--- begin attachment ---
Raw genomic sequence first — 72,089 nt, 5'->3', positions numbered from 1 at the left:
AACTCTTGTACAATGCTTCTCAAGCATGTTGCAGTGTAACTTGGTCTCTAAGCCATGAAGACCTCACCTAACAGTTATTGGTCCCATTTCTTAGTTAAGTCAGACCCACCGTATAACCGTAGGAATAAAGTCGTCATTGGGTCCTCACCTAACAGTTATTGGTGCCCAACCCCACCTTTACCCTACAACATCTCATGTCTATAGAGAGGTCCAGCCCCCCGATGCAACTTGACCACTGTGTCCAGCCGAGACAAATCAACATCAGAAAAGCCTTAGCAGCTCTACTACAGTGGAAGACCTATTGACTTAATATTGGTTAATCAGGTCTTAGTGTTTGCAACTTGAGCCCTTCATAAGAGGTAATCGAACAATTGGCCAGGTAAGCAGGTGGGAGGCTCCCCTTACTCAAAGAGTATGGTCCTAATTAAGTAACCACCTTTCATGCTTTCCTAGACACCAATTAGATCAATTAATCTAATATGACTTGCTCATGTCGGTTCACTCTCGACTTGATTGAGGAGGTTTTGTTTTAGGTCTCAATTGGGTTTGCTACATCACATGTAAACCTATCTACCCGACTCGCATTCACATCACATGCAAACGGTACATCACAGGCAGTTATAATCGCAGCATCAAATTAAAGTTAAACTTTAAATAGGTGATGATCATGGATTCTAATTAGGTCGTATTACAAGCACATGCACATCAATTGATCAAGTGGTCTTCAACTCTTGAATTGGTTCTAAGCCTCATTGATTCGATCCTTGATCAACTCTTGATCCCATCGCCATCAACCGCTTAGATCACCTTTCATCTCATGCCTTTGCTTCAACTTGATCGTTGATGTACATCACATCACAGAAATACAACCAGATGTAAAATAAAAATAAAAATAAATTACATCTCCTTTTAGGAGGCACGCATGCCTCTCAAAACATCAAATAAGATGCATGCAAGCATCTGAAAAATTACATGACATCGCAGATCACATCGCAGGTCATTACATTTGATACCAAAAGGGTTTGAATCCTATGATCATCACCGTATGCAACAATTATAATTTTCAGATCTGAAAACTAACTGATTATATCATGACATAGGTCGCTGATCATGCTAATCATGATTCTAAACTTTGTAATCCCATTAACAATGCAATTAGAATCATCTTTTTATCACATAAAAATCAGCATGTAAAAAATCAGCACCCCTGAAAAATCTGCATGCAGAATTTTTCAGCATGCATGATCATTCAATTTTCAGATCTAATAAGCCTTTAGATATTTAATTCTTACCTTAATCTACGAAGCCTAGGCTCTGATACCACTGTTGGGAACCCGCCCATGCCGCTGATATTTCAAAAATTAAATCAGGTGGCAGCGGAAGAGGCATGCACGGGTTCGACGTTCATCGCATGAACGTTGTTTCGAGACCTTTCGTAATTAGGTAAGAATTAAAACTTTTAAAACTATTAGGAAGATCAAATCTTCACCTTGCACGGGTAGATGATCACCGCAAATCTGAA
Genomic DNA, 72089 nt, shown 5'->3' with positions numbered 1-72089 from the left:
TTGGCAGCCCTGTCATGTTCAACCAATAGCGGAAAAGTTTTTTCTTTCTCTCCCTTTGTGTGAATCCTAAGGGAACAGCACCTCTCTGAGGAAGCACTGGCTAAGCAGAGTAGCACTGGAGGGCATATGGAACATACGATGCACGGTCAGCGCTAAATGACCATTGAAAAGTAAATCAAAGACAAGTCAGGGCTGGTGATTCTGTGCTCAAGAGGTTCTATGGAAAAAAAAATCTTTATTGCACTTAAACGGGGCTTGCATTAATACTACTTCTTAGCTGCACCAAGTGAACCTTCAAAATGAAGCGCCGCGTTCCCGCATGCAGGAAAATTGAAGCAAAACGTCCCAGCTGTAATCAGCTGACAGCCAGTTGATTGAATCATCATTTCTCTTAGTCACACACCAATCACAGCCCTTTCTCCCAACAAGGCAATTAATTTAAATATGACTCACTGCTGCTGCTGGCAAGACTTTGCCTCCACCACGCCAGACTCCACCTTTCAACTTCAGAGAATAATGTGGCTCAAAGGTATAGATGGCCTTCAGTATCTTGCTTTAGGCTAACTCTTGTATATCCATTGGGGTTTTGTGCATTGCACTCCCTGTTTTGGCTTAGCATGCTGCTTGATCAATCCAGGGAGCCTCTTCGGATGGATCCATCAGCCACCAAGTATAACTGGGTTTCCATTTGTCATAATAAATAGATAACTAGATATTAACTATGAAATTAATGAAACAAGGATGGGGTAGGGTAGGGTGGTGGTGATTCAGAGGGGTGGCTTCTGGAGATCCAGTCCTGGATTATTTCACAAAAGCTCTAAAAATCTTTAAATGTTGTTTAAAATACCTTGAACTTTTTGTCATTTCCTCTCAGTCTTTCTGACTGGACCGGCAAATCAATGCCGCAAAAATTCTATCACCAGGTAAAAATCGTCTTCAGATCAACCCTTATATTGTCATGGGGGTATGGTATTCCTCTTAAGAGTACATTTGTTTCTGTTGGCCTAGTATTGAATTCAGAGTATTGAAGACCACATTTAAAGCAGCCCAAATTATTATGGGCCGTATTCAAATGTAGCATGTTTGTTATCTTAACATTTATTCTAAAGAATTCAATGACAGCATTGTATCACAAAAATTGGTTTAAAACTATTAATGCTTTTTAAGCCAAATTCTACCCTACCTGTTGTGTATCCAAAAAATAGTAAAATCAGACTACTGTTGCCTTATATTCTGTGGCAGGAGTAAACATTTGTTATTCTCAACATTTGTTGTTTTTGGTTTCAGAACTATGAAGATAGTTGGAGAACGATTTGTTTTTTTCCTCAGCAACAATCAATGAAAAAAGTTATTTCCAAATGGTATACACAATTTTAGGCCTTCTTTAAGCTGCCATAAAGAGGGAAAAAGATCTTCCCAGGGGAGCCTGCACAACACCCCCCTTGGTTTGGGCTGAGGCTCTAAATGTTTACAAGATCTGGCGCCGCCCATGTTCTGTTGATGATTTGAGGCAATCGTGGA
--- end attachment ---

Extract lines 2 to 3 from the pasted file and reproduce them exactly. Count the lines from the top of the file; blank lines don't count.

AACTCTTGTACAATGCTTCTCAAGCATGTTGCAGTGTAACTTGGTCTCTAAGCCATGAAGACCTCACCTAACAGTTATTGGTCCCATTTCTTAGTTAAGTCAGACCCACCGTATAACCGTAGGAATAAAGTCGTCATTGGGTCCTCACCTAACAGTTATTGGTGCCCAACCCCACCTTTACCCTACAACATCTCATGTCTATAGAGAGGTCCAGCCCCCCGATGCAACTTGACCACTGTGTCCAGCCGAGACAAATCAACATCAGAAAAGCCTTAGCAGCTCTACTACAGTGGAAGACCTATTGACTTAATATTGGTTAATCAGGTCTTAGTGTTTGCAACTTGAGCCCTTCATAAGAGGTAATCGAACAATTGGCCAGGTAAGCAGGTGGGAGGCTCCCCTTACTCAAAGAGTATGGTCCTAATTAAGTAACCACCTTTCATGCTTTCCTAGACACCAATTAGATCAATTAATCTAATATGACTTGCTCATGTCGGTTCACTCTCGACTTGATTGAGGAGGTTTTGTTTTAGGTCTCAATTGGGTTTGCTACATCACATGTAAACCTATCTACCCGACTCGCATTCACATCACATGCAAACGGTACATCACAGGCAGTTATAATCGCAGCATCAAATTAAAGTTAAACTTTAAATAGGTGATGATCATGGATTCTAATTAGGTCGTATTACAAGCACATGCACATCAATTGATCAAGTGGTCTTCAACTCTTGAATTGGTTCTAAGCCTCATTGATTCGATCCTTGATCAACTCTTGATCCCATCGCCATCAACCGCTTAGATCACCTTTCATCTCATGCCTTTGCTTCAACTTGATCGTTGATGTACATCACATCACAGAAATACAACCAGATGTAAAATAAAAATAAAAATAAATTACATCTCCTTTTAGGAGGCACGCATGCCTCTCAAAACATCAAATAAGATGCATGCAAGCATCTGAAAAATTACATGACATCGCAGATCACATCGCAGGTCATTACATTTGATACCAAAAGGGTTTGAATCCTATGATCATCACCGTATGCAACAATTATAATTTTCAGATCTGAAAACTAACTGATTATATCATGACATAGGTCGCTGATCATGCTAATCATGATTCTAAACTTTGTAATCCCATTAACAATGCAATTAGAATCATCTTTTTATCACATAAAAATCAGCATGTAAAAAATCAGCACCCCTGAAAAATCTGCATGCAGAATTTTTCAGCATGCATGATCATTCAATTTTCAGATCTAATAAGCCTTTAGATATTTAATTCTTACCTTAATCTACGAAGCCTAGGCTCTGATACCACTGTTGGGAACCCGCCCATGCCGCTGATATTTCAAAAATTAAATCAGGTGGCAGCGGAAGAGGCATGCACGGGTTCGACGTTCATCGCATGAACGTTGTTTCGAGACCTTTCGTAATTAGGTAAGAATTAAAACTTTTAAAACTATTAGGAAGATCAAATCTTCACCTTGCACGGGTAGATGATCACCGCAAATCTGAA
Genomic DNA, 72089 nt, shown 5'->3' with positions numbered 1-72089 from the left: